Innovation is made possible when the environment inside an organization is structured to encourage, reward, and promote it. It, not surprisingly, is a question of Leadership. Many people teach leadership competencies and to me, there is often a lot of similarity among them.
In my Dimensions of Personal Leadership class, we tend to speak a lot about what behaviors and values we most appreciate in the best leaders we have encountered. From the dozens of groups who have gone through it, here is a list of leadership skills and values we think are most important:
XLC Leadership Skills
- Heroic, Courageous
- Humble, Serving
- Transparent, Authentic
- Decisive, Confident
- Competent Learner and Problem Solver
- Moral, Ethical
- Consistent, Trustworthy
- Ingenious, Visionary
This omits common managing skills (involving planning, directing and controlling) which are important, but we view them differently from pure leadership traits. I don’t know if you like this list, but I can say it does seem to resonate with a wide array of thoughtful program participants we have seen. For my money, this is a pretty daunting list when you consider what it takes to truly live up to each and every one of them.
So, are these managing skills enough for your organization? Not if building a culture of innovation is of vital importance to you. Hiring smart people with the skills to creatively solve problems is not sufficient either. We also need to create an environment where we have the right bias between status quo and new program creation, between short and long-term, and prudent risk-taking. A culture of innovation demands a set of leadership skills, values and behaviors as well. And here is my list:
Innovation Leadership Skills
- Curiosity, Questioning. People need to see their leaders as being unsatisfied with the status quo, constantly thinking about and asking why? Is that the best we can do? How do others do this? What if we tried another way? The more they see you are curious, and questioning of yourself and the organization, the more willing they will be.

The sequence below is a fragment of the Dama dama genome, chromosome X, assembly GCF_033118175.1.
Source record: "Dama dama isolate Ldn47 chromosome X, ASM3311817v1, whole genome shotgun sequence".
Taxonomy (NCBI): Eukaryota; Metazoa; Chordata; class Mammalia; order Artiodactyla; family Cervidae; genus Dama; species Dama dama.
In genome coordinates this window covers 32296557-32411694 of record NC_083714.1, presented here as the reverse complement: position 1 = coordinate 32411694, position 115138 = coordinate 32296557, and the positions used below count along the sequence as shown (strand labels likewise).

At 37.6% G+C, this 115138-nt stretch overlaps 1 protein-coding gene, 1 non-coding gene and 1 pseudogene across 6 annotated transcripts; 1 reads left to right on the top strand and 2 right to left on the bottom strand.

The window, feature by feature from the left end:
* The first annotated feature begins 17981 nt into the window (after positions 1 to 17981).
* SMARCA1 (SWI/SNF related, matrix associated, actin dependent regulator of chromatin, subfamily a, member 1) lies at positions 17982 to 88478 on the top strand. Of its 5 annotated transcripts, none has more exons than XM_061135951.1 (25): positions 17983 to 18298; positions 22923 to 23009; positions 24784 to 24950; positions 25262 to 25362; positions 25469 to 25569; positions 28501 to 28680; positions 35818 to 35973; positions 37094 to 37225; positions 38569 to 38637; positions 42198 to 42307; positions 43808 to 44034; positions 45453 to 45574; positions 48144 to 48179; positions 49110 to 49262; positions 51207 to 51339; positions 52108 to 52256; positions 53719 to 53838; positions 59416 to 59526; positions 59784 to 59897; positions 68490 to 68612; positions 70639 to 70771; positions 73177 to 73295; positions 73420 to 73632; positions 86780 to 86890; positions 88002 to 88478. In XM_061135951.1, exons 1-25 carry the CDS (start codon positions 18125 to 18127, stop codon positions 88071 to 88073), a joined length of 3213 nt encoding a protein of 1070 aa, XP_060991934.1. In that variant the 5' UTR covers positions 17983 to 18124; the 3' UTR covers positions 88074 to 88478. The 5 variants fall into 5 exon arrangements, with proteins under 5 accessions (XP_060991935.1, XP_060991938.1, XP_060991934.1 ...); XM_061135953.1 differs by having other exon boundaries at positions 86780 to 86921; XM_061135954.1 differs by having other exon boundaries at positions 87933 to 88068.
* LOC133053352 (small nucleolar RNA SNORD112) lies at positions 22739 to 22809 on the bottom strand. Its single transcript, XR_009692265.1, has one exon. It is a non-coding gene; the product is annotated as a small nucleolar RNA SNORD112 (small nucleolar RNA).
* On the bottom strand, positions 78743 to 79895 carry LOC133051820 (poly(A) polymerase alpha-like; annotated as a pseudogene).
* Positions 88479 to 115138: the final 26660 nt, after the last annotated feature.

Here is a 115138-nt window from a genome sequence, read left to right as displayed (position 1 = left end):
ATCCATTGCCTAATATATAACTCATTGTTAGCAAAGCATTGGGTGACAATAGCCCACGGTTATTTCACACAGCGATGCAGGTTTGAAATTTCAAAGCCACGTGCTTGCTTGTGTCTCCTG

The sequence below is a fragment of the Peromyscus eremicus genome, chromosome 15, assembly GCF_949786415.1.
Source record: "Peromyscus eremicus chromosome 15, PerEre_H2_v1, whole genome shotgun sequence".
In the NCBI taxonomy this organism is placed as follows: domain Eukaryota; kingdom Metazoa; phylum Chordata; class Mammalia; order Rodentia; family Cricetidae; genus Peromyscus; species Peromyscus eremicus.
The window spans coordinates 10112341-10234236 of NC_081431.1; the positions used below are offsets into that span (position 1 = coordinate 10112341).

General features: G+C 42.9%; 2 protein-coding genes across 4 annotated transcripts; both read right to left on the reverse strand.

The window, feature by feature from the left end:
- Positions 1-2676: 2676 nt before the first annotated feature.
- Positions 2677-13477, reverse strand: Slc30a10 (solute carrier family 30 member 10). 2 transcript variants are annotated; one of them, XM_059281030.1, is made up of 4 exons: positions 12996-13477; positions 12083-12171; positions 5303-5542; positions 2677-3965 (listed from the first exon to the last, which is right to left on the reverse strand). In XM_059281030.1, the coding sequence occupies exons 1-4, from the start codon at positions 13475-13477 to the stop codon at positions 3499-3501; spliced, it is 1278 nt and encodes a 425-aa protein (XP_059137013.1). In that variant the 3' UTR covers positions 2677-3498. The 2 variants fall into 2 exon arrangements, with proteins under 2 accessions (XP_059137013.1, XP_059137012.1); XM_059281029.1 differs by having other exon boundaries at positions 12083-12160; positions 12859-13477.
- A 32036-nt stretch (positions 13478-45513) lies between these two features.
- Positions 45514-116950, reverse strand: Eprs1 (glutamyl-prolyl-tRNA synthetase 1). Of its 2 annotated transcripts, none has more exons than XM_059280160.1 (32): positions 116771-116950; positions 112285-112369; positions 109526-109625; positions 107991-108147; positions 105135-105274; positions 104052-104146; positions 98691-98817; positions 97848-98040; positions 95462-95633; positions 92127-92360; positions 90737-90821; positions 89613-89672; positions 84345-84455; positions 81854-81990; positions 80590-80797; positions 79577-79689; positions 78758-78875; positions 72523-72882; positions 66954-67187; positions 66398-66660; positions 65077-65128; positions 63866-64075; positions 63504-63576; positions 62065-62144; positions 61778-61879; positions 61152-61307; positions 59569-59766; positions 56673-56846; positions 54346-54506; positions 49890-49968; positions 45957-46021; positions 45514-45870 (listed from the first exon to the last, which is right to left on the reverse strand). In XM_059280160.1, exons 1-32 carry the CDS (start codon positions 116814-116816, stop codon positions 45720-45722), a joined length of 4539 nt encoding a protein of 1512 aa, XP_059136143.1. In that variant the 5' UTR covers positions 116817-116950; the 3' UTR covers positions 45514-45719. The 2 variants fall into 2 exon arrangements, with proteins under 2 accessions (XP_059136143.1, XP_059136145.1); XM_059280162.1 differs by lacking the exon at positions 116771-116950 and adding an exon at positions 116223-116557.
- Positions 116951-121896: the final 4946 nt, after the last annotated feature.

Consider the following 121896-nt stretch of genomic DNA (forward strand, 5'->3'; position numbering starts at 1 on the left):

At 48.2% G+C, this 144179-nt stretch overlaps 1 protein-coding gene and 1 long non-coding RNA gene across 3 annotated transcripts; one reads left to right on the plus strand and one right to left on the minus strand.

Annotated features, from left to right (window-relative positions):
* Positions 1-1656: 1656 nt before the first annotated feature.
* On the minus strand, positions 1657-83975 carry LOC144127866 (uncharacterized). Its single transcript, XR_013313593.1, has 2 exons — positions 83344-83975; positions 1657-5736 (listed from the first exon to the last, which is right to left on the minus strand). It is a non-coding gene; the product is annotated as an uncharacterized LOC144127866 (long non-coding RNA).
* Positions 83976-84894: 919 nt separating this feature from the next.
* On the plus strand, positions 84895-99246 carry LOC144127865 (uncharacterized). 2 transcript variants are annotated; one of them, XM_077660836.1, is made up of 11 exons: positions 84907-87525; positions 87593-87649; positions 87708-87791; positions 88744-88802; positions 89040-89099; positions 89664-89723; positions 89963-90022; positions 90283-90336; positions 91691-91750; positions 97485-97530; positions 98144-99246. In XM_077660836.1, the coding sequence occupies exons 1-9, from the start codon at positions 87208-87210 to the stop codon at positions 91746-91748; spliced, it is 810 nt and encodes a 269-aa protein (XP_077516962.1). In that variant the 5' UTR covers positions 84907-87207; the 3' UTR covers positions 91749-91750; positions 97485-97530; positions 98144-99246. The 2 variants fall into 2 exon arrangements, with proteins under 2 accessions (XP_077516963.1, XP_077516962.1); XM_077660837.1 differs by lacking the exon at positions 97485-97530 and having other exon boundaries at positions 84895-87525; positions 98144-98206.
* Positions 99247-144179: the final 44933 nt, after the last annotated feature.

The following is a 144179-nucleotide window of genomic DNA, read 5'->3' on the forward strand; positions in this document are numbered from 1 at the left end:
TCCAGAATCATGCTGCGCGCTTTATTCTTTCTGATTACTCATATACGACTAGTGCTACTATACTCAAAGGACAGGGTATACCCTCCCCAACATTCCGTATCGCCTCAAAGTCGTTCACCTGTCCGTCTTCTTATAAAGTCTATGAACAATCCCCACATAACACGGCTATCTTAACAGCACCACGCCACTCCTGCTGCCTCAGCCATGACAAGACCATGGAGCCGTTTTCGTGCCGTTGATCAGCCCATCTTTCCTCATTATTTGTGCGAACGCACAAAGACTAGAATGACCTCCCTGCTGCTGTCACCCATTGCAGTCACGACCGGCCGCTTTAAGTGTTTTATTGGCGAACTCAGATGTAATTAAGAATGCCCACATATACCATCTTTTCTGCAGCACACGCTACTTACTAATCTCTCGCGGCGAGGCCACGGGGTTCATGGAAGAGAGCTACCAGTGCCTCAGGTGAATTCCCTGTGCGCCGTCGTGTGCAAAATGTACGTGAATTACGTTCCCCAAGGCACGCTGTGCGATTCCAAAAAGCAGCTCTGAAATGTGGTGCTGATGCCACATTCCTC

- Bias Toward Risk-Taking. Innovation is about taking risks. None of us want to do stupid things, but trying anything that hasn’t been done before involves risk. You need to be willing to accept a certain level of it to permit new ideas to flow, and to be tried. Sometimes trial-and-error is a reasonable aspect of the creation process (provided we learn from our failures and adapt). We must also carefully consider how we manage reasonable failures –rewarding that can say a lot to your team about the importance of trying new things.
- Infectious Optimism, Positivity. Innovation leaders believe in themselves, their teams, and their ability to accomplish almost anything we set our minds to. Some of us are idea killers (especially when we start bringing up all the ways something might go wrong). Others among us are so imbued with confidence; it can rub off on others. Letting others see that we have faith in them is crucial to our kids. It is also crucial to us as adults.
- Passionate about what you do, rather than keeping score. When I look at or read about Steve Jobs, I am struck by how insanely focused he was about delivering an awesome consumer experience. He never stopped talking about how it could be made better. While I’m sure at some point he needed to pay attention to financial results, but you get the sense these were important, but did not control his drive to achieve better product features and benefits. Founder Leaders (like Bill Hewlett and Dave Packard, Sergey Brin, and Jobs), take their business personally, and it shows.
- Willingness to Sacrifice Core Business. We are often fearful about introducing new products, services, or technologies when it is possible these might cannibalize sales of current products – hurting our short-term financial picture. This strategy is often problematic. Just look at Blockbuster (that failed to introduce mail or on-line delivery because they competed with their traditional brick-and-mortar system) or Eastman Kodak (that developed early digital photography technology, but kept it on the shelf so as not to harm its lucrative photo finishing service). Innovation Leaders are always willing to bring our something they feel is new and better in they believe that gains there will outweigh any losses elsewhere. (Apple is a great example as they regularly bring out new versions of phone and MP3 devices that render prior versions obsolete.)
- Insatiable appetite for the new and better. Never being comfortable with the status quo, like you were on fire if things weren’t changing fast enough is another aspect. This impatience could be maddening for people inside the organization at times, but sets a tone that we need to always be moving, looking out over the horizon, and paying attention to different things.
- Sees change as EXCITING, not feared. For some of us, change is a problem (or it causes problems) and is something to be feared. Innovation leaders LOVE it and see the chaos as invigorating. They are energized when things are moving, and they are actively excited to hear about it in others.
Other Related Sources
Steve Jobs, by Walter Isaacson, Simon & Schuster, 2011, ISBN 978-1-4516-4855-3.
Podcast on Innovation Leadership, by Phil McKinney